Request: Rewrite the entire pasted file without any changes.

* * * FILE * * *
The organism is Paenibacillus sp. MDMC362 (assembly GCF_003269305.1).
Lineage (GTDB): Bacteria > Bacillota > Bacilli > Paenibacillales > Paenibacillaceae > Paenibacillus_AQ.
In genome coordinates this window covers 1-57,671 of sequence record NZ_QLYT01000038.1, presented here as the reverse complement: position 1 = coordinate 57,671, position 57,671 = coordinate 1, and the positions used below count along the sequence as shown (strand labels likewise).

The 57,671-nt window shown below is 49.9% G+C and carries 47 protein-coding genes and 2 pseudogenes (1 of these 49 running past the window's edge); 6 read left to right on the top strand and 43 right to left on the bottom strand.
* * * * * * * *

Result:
The organism is Paenibacillus sp. MDMC362 (assembly GCF_003269305.1).
Lineage (GTDB): Bacteria > Bacillota > Bacilli > Paenibacillales > Paenibacillaceae > Paenibacillus_AQ.
In genome coordinates this window covers 1-57,671 of sequence record NZ_QLYT01000038.1, presented here as the reverse complement: position 1 = coordinate 57,671, position 57,671 = coordinate 1, and the positions used below count along the sequence as shown (strand labels likewise).

The 57,671-nt window shown below is 49.9% G+C and carries 47 protein-coding genes and 2 pseudogenes (1 of these 49 running past the window's edge); 6 read left to right on the top strand and 43 right to left on the bottom strand.